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Cooking With Your USB Ports 188

tekgoblin writes "Wow, I would never have thought to try and cook food with the power that a standard USB port provides, but someone did. A standard port provides 5V of power, give or take a little. I am not even sure what it takes to heat a small hotplate, but I am sure it is more than 5V. It looks like the guy tied together around 30 USB cables powered by his PC to power this small hotplate. But believe it or not, it seems to have cooked the meat perfectly."

Doctor Slams Hospital's "Please" Policy 572

Administrators at England's Worthing Hospital are insisting that doctors say the magic word when writing orders for blood tests on weekends. If a doctor refuses to write "please" on the order, the test will be refused. From the article: "However, a doctor at the hospital said on condition of anonymity that he sees the policy as a money-saving measure that could prove dangerous for patients. 'I was shocked to come in on Sunday and find none of my bloods had been done from the night before because I'd not written "please,"' the doctor said. 'I had no results to guide treatment of patients. Myself and a senior nurse had to take the bloods ourselves, which added hours to our 12-hour shifts. This system puts patients' lives at risk. Doctors are wasting time doing the job of the technicians.'"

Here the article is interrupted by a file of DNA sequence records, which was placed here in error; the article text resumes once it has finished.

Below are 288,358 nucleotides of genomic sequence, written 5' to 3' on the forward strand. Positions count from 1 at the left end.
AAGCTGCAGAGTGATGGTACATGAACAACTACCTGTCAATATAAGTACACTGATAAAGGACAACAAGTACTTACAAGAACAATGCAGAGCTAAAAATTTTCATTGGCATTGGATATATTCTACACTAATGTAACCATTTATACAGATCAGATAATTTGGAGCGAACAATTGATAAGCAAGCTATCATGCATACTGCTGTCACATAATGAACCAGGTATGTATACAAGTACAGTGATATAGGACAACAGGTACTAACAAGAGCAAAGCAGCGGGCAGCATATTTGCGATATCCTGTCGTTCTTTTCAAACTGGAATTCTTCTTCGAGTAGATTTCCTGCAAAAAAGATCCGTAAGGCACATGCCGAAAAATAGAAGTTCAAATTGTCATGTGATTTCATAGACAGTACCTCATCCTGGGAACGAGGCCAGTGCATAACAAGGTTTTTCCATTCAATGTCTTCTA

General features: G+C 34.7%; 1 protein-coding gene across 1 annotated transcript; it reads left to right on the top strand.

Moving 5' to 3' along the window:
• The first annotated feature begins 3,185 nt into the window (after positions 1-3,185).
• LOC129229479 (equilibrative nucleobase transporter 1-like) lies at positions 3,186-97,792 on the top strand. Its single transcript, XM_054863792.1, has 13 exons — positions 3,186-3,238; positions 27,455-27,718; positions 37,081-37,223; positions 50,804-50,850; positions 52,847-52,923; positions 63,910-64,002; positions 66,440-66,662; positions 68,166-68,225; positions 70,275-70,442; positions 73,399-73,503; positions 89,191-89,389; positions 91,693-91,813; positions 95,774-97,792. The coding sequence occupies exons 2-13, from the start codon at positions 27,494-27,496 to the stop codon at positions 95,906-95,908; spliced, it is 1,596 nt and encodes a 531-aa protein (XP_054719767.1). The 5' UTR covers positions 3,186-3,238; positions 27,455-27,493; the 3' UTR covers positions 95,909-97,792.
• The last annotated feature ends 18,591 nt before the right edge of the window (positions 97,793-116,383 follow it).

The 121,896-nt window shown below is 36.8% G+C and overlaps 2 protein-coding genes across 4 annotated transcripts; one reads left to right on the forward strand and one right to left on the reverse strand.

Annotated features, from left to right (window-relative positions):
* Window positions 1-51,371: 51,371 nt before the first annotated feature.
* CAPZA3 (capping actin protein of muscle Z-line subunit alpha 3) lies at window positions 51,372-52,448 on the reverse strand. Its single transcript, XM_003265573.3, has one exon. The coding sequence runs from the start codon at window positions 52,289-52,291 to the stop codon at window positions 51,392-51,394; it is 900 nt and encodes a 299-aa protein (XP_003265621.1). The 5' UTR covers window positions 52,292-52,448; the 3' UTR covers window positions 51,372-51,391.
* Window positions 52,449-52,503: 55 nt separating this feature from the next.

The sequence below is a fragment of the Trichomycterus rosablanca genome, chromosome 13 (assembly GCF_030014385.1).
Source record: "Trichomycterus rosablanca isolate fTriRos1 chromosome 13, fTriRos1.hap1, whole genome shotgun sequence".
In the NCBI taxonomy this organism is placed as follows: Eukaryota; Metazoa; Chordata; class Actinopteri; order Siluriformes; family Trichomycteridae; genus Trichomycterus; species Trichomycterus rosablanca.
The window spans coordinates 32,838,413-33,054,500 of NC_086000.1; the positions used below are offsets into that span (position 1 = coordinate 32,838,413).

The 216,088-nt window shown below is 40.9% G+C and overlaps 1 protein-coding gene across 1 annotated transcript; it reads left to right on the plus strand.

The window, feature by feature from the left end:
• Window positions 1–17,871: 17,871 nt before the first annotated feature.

Comment Re:More like a flaw in statistics (Score 2, Informative) 437

Ironically, if I were an American visiting either Australia or the UK, and the same thing happened to me, I'd get the same treatment for free. THAT irritates me ... my tax dollars pay for treating US tourists, but they don't extend the same courtesy to me as a visitor to their country.

Actually, that *isnt* true.

We charge Americans (or their insurers more likely) for care required here while on holiday. We have reciprocal agreements in place with the rest of the EU and a few places besides for mutual free treatment of each others' citizens (eg. Aus), but we don't extend that privilege to countries which charge ours.


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